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Citizen Maths. Poincaré Conjecture - Numberphile. Courbe de Peano. Courbe de Peano. After 400 years, mathematicians find a new class of shapes. The works of the Greek polymath Plato have kept people busy for millennia.

After 400 years, mathematicians find a new class of shapes

Mathematicians have long pondered Platonic solids, a collection of geometric forms that are highly regular and are frequently found in nature. Platonic solids are generically termed equilateral convex polyhedra. In the millennia since Plato's time, only two other collections of equilateral convex polyhedra have been found: Archimedean solids (including the truncated icosahedron) and Kepler solids (including rhombic polyhedra). Nearly 400 years after the last class was described, mathematicians claim that they may have now identified a new, fourth class, which they call Goldberg polyhedra.

Fourth class of convex equilateral polyhedron with polyhedral symmetry related to fullerenes and viruses. Author Affiliations Edited by Patrick Fowler, The University of Sheffield, Sheffield, United Kingdom, and accepted by the Editorial Board January 7, 2014 (received for review June 10, 2013) Significance.

Fourth class of convex equilateral polyhedron with polyhedral symmetry related to fullerenes and viruses

Wikipedia-size maths proof too big for humans to check - physics-math - 17 February 2014. If no human can check a proof of a theorem, does it really count as mathematics?

Wikipedia-size maths proof too big for humans to check - physics-math - 17 February 2014

That's the intriguing question raised by the latest computer-assisted proof. It is as large as the entire content of Wikipedia, making it unlikely that will ever be checked by a human being. "It might be that somehow we have hit statements which are essentially non-human mathematics," says Alexei Lisitsa of the University of Liverpool, UK, who came up with the proof together with colleague Boris Konev. The proof is a significant step towards solving a long-standing puzzle known as the Erdős discrepancy problem. [1402.2184] A SAT Attack on the Erdos Discrepancy Conjecture. Computers are providing solutions to math problems that we can't check. How to work out proofs in Analysis I. Now that we’ve had several results about sequences and series, it seems like a good time to step back a little and discuss how you should go about memorizing their proofs.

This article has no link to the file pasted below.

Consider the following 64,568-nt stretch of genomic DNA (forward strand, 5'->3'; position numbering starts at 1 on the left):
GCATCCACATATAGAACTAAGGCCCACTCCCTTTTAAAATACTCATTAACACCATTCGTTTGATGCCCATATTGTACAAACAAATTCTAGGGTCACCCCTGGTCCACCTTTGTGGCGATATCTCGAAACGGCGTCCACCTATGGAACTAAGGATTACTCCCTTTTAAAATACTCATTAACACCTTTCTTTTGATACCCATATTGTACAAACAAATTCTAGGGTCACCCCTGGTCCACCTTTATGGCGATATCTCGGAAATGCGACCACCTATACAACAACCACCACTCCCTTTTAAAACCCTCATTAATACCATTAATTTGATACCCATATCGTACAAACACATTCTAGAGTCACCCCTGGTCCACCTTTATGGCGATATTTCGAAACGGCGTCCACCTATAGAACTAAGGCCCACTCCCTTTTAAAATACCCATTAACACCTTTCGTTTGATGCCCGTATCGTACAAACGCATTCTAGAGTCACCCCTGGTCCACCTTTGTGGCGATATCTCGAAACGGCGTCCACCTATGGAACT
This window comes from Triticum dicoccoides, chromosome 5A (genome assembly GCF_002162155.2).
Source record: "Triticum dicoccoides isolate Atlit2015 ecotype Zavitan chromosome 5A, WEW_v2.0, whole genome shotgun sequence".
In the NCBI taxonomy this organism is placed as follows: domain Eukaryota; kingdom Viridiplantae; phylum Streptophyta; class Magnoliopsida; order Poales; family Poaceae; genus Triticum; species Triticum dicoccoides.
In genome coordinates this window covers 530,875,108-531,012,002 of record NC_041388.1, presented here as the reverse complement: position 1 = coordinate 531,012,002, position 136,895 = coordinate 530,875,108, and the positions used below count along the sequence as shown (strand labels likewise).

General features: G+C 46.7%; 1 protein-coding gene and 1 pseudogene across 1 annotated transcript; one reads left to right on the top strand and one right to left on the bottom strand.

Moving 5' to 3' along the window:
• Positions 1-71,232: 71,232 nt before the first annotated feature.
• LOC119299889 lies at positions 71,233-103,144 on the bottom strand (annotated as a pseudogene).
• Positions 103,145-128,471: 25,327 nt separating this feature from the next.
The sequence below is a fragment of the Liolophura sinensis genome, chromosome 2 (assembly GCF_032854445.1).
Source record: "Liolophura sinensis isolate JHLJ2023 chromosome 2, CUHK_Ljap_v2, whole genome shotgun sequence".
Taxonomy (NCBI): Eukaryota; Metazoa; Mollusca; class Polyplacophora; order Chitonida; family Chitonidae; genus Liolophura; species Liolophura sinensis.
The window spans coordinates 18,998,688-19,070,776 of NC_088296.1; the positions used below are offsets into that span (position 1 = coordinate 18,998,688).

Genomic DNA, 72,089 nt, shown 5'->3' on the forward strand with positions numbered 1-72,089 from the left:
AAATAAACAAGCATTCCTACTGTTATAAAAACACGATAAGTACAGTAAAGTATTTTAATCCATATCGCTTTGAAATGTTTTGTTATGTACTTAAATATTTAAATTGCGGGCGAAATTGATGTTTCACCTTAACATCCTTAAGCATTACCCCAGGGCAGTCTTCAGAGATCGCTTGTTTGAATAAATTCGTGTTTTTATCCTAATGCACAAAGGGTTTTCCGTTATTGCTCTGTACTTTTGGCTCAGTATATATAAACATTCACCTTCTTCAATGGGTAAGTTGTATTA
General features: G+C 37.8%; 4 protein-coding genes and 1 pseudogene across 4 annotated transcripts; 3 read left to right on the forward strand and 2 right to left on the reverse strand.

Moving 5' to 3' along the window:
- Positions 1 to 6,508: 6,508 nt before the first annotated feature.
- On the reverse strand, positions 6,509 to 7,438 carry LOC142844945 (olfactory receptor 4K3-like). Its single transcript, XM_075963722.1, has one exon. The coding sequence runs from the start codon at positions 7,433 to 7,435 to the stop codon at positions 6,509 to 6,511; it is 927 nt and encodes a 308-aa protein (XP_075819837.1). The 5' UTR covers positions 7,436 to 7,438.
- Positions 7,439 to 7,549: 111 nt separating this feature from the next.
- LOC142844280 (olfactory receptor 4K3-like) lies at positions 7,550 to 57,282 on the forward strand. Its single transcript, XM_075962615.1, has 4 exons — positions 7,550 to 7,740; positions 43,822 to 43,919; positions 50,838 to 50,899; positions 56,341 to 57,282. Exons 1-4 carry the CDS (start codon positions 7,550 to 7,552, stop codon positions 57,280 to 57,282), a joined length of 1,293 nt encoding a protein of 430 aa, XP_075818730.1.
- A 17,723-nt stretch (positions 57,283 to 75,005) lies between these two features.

How to work out proofs in Analysis I

And the very first thing to say about that is that you should attempt to do this while making as little use of your memory as you possibly can. Suppose I were to ask you to memorize the sequence 5432187654321. Would you have to learn a string of 13 symbols? John Baez on the number 8. John Baez on the number 5. John Baez on the number 24.

ASTOUNDING: 1 + 2 + 3 + 4 + 5 + ... = -1/12. The Infinite Hotel Paradox - Jeff Dekofsky. The On-Line Encyclopedia of Integer Sequences® (OEIS®) Curly chaps. Euler spiral. A double-end Euler spiral.

Euler spiral

The curve continues to converge to the points marked, as t tends to positive or negative infinity. An Euler spiral is a curve whose curvature changes linearly with its curve length (the curvature of a circular curve is equal to the reciprocal of the radius). Euler spirals are also commonly referred to as spiros, clothoids or Cornu spirals. Probabilités et Statistique. Prime Spirals - Numberphile.

Heady mathematics: Describing popping bubbles in a foam. The Unreasonable Effectiveness of Mathematics in the Natural Sciences. Reading Materials by Eugene Wigner "The Unreasonable Effectiveness of Mathematics in the Natural Sciences," in Communications in Pure and Applied Mathematics, vol. 13, No.

The Unreasonable Effectiveness of Mathematics in the Natural Sciences

I (February 1960). New York: John Wiley & Sons, Inc. The Unreasonable Effectiveness of Mathematics in the Natural Sciences. Reading Materials by R.

The Unreasonable Effectiveness of Mathematics in the Natural Sciences

W. HAMMING Reprinted From: The American Mathematical Monthly Volume 87 Number 2 February 1980. Is Math a Feature of the Universe or a Feature of Human Creation? Biggest Thing in the Universe - Sixty Symbols. Dragon Curve - Numberphile. New Largest Known Prime Number - Numberphile. After almost 20 years, math problem falls. Mathematicians and engineers are often concerned with finding the minimum value of a particular mathematical function. That minimum could represent the optimal trade-off between competing criteria — between the surface area, weight and wind resistance of a car’s body design, for instance. In control theory, a minimum might represent a stable state of an electromechanical system, like an airplane in flight or a bipedal robot trying to keep itself balanced.

There, the goal of a control algorithm might be to continuously steer the system back toward the minimum. For complex functions, finding global minima can be very hard. Random Numbers - Numberphile. Encryption and HUGE numbers - Numberphile. Who was the REAL Good Will Hunting? - Numberphile. The problem in Good Will Hunting - Numberphile. Squaring the Circle - Numberphile. 5 and Penrose Tiling - Numberphile. Un nouveau nombre premier à 17 millions de chiffres. Unicity distance. Consider an attack on the ciphertext string "WNAIW" encrypted using a Vigenère cipher with a five letter key.

Unicity distance